Finally, we cannot over-emphasize that the parties agree, and that both parties affirmatively assert, that the entire encounter—from when Alech entered the residence until Santana was shot—lasted only five to ten seconds. During that short period of time, it is undisputed that Santana, a suspected drug dealer, ran through the residence with a gun in his hand, ignored multiple commands to get on his knees and at least one command to drop the gun he was holding, and assumed a crouching position that Officer Garcia described as “threatening” while pointing the gun in Alech's direction. Crediting Retkofsky's testimony and assuming that Santana said “okay” and began to move his hands up after he was directed a second time to drop the gun, Alech was forced in that moment to make a split-second decision whether to employ deadly force in the “tense and dangerous situation” that confronted him. To defeat qualified immunity, Plaintiff would have to persuade us that “every reasonable officer” would have concluded that deadly force was unnecessary and thus unlawful under the circumstances. We are not persuaded. See Long v. Slaton, 508 F.3d 576, 580 (11th Cir. 2007) (noting that we are “loath to second-guess” an officer's “split-second” decision that is necessitated by a “tense, uncertain, and rapidly evolving” situation in the field); Garczynski v. Bradshaw, 573 F.3d 1158, 1166–70 (11th Cir. 2009) (concluding that the defendant officers reasonably reacted with deadly force to the imminent threat posed by a suicidal man who was ignoring their commands to drop the gun he was holding and to show his hands).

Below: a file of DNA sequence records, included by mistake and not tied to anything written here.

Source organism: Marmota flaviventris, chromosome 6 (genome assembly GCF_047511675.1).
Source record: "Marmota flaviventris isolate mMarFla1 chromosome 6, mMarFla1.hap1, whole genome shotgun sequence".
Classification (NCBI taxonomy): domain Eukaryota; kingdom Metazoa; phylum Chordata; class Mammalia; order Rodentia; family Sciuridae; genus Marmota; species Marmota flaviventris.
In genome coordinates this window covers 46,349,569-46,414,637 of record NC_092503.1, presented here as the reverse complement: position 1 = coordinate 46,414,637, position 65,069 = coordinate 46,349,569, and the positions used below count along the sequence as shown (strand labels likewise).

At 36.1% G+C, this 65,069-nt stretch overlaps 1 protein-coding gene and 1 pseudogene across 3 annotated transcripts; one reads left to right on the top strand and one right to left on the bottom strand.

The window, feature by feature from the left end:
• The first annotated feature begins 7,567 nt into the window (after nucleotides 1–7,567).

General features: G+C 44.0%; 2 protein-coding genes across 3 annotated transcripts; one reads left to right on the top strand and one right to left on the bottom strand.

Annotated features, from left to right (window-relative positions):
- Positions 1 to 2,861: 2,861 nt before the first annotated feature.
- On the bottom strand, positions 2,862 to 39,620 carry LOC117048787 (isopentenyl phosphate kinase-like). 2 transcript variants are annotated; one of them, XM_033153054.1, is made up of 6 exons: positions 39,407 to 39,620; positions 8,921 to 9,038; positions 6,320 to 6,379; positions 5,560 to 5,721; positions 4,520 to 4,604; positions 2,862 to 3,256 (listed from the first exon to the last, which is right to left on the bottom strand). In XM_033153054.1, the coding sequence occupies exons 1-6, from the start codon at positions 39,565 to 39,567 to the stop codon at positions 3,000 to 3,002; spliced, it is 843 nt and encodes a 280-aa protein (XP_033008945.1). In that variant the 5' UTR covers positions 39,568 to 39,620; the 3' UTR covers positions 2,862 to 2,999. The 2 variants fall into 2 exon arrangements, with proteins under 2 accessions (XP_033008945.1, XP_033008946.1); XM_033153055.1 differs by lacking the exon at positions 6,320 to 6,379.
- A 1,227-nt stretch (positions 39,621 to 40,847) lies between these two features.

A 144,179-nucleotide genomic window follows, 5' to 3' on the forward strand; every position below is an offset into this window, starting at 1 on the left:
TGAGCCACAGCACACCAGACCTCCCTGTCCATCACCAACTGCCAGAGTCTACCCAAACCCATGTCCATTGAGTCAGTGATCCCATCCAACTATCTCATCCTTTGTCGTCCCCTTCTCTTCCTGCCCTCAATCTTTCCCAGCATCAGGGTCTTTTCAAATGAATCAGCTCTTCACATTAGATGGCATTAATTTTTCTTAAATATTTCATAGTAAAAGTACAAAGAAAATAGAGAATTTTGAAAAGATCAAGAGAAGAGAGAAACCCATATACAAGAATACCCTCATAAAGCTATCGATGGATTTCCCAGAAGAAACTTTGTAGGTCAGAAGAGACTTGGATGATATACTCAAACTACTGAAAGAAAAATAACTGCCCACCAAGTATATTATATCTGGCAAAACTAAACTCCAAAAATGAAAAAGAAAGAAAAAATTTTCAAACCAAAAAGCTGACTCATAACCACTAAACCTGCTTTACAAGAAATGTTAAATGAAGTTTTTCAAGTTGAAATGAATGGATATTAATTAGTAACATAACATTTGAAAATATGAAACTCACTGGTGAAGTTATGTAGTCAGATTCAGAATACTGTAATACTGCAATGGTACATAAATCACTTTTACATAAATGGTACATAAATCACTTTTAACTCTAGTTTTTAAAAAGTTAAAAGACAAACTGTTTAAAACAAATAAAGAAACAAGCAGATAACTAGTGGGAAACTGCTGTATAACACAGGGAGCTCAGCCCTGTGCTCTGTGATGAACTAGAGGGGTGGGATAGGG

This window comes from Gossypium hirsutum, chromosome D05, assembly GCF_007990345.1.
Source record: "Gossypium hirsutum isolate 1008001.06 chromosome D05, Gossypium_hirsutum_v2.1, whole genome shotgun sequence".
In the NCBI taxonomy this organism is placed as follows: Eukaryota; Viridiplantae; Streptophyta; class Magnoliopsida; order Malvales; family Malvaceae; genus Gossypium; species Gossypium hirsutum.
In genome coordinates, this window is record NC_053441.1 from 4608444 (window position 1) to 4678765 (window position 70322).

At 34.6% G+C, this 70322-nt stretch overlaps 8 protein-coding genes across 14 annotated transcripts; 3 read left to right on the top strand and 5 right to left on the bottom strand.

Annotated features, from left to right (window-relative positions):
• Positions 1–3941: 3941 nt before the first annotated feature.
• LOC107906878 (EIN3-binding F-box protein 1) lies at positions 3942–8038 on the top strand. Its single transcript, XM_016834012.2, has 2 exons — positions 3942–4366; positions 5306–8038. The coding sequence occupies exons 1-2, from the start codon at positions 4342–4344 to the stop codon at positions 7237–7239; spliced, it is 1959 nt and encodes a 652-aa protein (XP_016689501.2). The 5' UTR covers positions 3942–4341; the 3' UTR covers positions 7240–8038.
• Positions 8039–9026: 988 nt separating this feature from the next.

2. Clearly Established Law